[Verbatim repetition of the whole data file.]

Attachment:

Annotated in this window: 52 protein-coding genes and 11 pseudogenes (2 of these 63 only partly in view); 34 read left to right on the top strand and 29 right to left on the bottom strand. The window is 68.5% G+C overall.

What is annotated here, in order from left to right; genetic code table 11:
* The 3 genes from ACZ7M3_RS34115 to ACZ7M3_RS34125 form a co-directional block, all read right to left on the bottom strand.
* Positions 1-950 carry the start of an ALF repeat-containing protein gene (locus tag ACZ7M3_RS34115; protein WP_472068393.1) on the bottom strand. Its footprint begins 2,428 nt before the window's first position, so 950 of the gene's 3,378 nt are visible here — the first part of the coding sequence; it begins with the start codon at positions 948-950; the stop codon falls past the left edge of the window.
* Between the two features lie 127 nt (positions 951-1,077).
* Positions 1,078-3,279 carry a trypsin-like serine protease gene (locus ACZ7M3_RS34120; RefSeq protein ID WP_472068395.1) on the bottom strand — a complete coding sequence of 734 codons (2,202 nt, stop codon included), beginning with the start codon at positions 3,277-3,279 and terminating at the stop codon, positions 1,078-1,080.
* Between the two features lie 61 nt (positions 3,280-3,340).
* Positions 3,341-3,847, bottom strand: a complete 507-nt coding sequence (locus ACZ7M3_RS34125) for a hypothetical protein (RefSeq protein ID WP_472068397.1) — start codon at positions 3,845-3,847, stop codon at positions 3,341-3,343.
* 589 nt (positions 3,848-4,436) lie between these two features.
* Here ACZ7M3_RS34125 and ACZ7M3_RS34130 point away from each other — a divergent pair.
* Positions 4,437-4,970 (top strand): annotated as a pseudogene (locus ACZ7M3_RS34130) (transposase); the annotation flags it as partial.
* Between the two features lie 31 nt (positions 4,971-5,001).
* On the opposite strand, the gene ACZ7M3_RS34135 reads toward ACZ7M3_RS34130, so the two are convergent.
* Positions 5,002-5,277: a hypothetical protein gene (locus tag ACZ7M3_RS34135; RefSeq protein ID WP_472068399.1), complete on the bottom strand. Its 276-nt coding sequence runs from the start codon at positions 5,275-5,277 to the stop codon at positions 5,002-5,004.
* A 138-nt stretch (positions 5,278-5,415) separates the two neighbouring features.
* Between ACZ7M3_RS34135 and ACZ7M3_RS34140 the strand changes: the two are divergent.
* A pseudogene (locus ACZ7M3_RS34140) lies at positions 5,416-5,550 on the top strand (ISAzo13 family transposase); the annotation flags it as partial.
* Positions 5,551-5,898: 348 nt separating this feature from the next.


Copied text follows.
Annotated in this window: 52 protein-coding genes and 11 pseudogenes (2 of these 63 only partly in view); 34 read left to right on the top strand and 29 right to left on the bottom strand. The window is 68.5% G+C overall.

What is annotated here, in order from left to right; genetic code table 11:
* The 3 genes from ACZ7M3_RS34115 to ACZ7M3_RS34125 form a co-directional block, all read right to left on the bottom strand.
* Positions 1-950 carry the start of an ALF repeat-containing protein gene (locus tag ACZ7M3_RS34115; protein WP_472068393.1) on the bottom strand. Its footprint begins 2,428 nt before the window's first position, so 950 of the gene's 3,378 nt are visible here — the first part of the coding sequence; it begins with the start codon at positions 948-950; the stop codon falls past the left edge of the window.
* Between the two features lie 127 nt (positions 951-1,077).
* Positions 1,078-3,279 carry a trypsin-like serine protease gene (locus ACZ7M3_RS34120; RefSeq protein ID WP_472068395.1) on the bottom strand — a complete coding sequence of 734 codons (2,202 nt, stop codon included), beginning with the start codon at positions 3,277-3,279 and terminating at the stop codon, positions 1,078-1,080.
* Between the two features lie 61 nt (positions 3,280-3,340).
* Positions 3,341-3,847, bottom strand: a complete 507-nt coding sequence (locus ACZ7M3_RS34125) for a hypothetical protein (RefSeq protein ID WP_472068397.1) — start codon at positions 3,845-3,847, stop codon at positions 3,341-3,343.
* 589 nt (positions 3,848-4,436) lie between these two features.
* Here ACZ7M3_RS34125 and ACZ7M3_RS34130 point away from each other — a divergent pair.
* Positions 4,437-4,970 (top strand): annotated as a pseudogene (locus ACZ7M3_RS34130) (transposase); the annotation flags it as partial.
* Between the two features lie 31 nt (positions 4,971-5,001).
* On the opposite strand, the gene ACZ7M3_RS34135 reads toward ACZ7M3_RS34130, so the two are convergent.
* Positions 5,002-5,277: a hypothetical protein gene (locus tag ACZ7M3_RS34135; RefSeq protein ID WP_472068399.1), complete on the bottom strand. Its 276-nt coding sequence runs from the start codon at positions 5,275-5,277 to the stop codon at positions 5,002-5,004.
* A 138-nt stretch (positions 5,278-5,415) separates the two neighbouring features.
* Between ACZ7M3_RS34135 and ACZ7M3_RS34140 the strand changes: the two are divergent.
* A pseudogene (locus ACZ7M3_RS34140) lies at positions 5,416-5,550 on the top strand (ISAzo13 family transposase); the annotation flags it as partial.
* Positions 5,551-5,898: 348 nt separating this feature from the next.